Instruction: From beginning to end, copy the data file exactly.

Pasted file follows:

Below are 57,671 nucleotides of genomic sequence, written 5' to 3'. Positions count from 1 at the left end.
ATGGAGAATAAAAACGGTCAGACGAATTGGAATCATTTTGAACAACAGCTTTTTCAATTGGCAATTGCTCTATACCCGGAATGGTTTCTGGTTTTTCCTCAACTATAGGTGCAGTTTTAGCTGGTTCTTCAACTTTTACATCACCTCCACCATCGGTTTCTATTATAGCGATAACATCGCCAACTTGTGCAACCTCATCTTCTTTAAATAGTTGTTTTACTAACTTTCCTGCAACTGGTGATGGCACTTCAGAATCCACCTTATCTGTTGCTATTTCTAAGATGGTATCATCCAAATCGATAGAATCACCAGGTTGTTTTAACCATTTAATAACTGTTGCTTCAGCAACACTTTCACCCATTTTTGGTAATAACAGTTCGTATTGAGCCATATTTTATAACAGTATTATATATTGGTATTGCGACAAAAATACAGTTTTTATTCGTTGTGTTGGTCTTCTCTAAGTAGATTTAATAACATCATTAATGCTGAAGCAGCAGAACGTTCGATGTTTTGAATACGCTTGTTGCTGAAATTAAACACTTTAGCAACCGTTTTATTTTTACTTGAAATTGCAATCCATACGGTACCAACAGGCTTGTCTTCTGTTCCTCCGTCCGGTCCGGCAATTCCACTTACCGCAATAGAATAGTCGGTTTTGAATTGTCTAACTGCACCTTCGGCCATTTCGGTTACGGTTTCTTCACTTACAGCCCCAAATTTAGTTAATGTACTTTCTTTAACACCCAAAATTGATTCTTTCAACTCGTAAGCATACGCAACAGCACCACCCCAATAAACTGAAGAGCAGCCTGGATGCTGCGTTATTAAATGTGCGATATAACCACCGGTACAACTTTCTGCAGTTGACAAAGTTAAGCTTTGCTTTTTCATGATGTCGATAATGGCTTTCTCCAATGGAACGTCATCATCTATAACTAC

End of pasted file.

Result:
Below are 57,671 nucleotides of genomic sequence, written 5' to 3'. Positions count from 1 at the left end.
ATGGAGAATAAAAACGGTCAGACGAATTGGAATCATTTTGAACAACAGCTTTTTCAATTGGCAATTGCTCTATACCCGGAATGGTTTCTGGTTTTTCCTCAACTATAGGTGCAGTTTTAGCTGGTTCTTCAACTTTTACATCACCTCCACCATCGGTTTCTATTATAGCGATAACATCGCCAACTTGTGCAACCTCATCTTCTTTAAATAGTTGTTTTACTAACTTTCCTGCAACTGGTGATGGCACTTCAGAATCCACCTTATCTGTTGCTATTTCTAAGATGGTATCATCCAAATCGATAGAATCACCAGGTTGTTTTAACCATTTAATAACTGTTGCTTCAGCAACACTTTCACCCATTTTTGGTAATAACAGTTCGTATTGAGCCATATTTTATAACAGTATTATATATTGGTATTGCGACAAAAATACAGTTTTTATTCGTTGTGTTGGTCTTCTCTAAGTAGATTTAATAACATCATTAATGCTGAAGCAGCAGAACGTTCGATGTTTTGAATACGCTTGTTGCTGAAATTAAACACTTTAGCAACCGTTTTATTTTTACTTGAAATTGCAATCCATACGGTACCAACAGGCTTGTCTTCTGTTCCTCCGTCCGGTCCGGCAATTCCACTTACCGCAATAGAATAGTCGGTTTTGAATTGTCTAACTGCACCTTCGGCCATTTCGGTTACGGTTTCTTCACTTACAGCCCCAAATTTAGTTAATGTACTTTCTTTAACACCCAAAATTGATTCTTTCAACTCGTAAGCATACGCAACAGCACCACCCCAATAAACTGAAGAGCAGCCTGGATGCTGCGTTATTAAATGTGCGATATAACCACCGGTACAACTTTCTGCAGTTGACAAAGTTAAGCTTTGCTTTTTCATGATGTCGATAATGGCTTTCTCCAATGGAACGTCATCATCTATAACTAC